Monday, April 16, 2012

20% Off Coupon at!

Some of you may recall my pitch for the non-profit organization Gone Reading ( a few months ago (if not, you may read it here). I am please to announce that Brad Wirz has kindly provided a special coupon for my readers, good for the "Jane Austen for President" line of goods, a new collection of Austen inspired candles, and all the other items available, designed to entice the book lover. Just use this code, which expires May 12th, at checkout:

Now let's discuss these Austen inspired candles, shall we?
One might wonder how a scented candle can evoke our favorite writer. The answer is by including a quote from one of her novels upon the packaging. However, I cannot endorse this particular product without dwelling on the appropriateness of the particular quote used here: "There is nothing like staying at Home for real comfort." It sounds very well, but the committed Janeite quickly detects something amiss. The quote is spoken by Mrs. Elton of Emma in the following context:

"Ah! there is nothing like staying at home for real comfort. Nobody can be more devoted to home than I am. I was quite a proverb for it at Maple Grove. Many a time has Selina said, when she has been going to Bristol, 'I really cannot get this girl to move from the house. I absolutely must go in by myself, though I hate being stuck up in the barouche-landau without a companion; but Augusta, I believe, with her own good-will, would never stir beyond the park paling.' Many a time has she said so; and yet I am no advocate for entire seclusion. I think, on the contrary, when people shut themselves up entirely from society, it is a very bad thing; and that it is much more advisable to mix in the world in a proper degree, without living in it either too much or too little. I perfectly understand your situation, however, Miss Woodhouse--(looking towards Mr. Woodhouse), Your father's state of health must be a great drawback. Why does not he try Bath?--Indeed he should. Let me recommend Bath to you. I assure you I have no doubt of its doing Mr. Woodhouse good."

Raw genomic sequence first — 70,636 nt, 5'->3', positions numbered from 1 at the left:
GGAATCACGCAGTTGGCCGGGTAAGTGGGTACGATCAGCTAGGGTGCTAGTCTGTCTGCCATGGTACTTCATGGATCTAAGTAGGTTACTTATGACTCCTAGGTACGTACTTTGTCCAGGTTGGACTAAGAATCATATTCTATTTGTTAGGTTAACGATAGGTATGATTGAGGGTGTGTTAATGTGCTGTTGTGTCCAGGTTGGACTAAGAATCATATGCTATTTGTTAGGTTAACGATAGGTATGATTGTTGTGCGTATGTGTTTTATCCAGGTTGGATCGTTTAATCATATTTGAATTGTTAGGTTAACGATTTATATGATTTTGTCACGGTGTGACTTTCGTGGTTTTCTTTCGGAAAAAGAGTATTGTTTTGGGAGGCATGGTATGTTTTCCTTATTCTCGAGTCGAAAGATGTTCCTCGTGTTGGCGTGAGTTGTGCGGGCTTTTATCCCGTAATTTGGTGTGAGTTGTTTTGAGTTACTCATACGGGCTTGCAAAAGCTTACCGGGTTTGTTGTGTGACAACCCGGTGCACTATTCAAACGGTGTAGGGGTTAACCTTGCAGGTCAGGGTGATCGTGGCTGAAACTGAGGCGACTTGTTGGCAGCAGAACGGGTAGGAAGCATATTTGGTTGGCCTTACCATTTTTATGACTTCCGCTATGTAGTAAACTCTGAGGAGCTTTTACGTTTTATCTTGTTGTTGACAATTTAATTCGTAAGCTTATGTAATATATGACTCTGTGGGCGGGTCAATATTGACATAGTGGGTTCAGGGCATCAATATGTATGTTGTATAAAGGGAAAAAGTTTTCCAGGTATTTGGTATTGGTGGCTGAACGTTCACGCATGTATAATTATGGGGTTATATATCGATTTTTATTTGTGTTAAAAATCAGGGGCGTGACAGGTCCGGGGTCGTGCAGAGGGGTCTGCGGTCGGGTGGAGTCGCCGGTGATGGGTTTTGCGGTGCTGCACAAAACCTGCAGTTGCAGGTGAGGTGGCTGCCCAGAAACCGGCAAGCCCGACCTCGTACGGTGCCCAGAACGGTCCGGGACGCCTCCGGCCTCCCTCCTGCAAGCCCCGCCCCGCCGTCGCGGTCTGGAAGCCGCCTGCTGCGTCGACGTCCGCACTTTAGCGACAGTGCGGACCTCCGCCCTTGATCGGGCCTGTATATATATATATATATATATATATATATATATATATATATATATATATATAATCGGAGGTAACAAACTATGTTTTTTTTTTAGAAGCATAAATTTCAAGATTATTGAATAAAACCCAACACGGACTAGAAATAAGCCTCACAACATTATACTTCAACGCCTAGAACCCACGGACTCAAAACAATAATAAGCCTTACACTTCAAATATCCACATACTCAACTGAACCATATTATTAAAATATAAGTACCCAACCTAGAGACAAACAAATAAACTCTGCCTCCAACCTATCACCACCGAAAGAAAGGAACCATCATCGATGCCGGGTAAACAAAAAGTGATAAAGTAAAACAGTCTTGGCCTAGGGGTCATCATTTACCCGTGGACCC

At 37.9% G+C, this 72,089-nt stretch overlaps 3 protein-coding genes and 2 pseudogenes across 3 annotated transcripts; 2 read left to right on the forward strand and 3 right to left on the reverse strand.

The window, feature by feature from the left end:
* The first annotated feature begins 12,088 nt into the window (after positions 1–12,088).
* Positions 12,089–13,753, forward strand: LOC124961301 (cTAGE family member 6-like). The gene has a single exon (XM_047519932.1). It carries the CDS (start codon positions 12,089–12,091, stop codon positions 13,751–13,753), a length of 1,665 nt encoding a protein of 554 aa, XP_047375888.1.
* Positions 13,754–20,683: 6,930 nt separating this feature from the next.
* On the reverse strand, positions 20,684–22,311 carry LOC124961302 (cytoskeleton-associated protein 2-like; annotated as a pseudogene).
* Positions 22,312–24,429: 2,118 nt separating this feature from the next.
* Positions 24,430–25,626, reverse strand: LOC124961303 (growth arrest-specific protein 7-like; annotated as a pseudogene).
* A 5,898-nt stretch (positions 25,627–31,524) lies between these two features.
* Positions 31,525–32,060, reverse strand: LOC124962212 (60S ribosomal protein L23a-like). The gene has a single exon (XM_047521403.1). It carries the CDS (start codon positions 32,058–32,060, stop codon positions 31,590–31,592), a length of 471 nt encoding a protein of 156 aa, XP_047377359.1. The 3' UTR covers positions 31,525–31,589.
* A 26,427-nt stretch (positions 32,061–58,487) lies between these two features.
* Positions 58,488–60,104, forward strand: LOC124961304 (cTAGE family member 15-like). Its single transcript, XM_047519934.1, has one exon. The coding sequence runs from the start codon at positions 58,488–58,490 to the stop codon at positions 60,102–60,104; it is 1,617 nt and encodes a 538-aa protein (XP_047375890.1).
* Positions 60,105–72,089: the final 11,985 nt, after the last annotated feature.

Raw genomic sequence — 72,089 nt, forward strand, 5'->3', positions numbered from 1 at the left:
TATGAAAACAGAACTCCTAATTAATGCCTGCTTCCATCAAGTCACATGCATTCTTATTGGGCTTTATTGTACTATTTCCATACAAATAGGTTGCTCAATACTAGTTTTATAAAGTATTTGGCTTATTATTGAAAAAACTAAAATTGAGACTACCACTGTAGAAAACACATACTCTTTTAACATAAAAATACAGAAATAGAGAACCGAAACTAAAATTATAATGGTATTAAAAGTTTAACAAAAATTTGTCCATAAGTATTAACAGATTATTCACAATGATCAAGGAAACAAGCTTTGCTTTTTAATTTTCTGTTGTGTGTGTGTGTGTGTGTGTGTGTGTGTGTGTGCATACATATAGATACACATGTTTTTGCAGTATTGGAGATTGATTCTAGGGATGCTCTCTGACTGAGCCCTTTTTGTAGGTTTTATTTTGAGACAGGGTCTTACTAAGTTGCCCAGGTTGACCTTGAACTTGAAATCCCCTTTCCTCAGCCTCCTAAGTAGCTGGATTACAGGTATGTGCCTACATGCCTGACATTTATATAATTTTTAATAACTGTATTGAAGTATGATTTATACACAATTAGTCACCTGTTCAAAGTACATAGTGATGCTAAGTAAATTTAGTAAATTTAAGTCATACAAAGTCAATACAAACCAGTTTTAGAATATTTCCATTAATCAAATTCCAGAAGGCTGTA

This is a classic Austen maneuver - exposing the hypocrisy of a character by having her assert one thing and immediately contradict herself. So Mrs. Elton does not like to remain at home, does not find it comfortable, and quite pities Emma for being so confined herself. The message seems a bit in conflict with what the makers of these candles had probably intended. Unless, of course, we assume the quote was chosen ironically, in which case it is quite in keeping with Austen's sense of the absurd and an apt homage. Either way, I'm sure they smell lovely, and it is a very good cause, so please take advantage of this offer.

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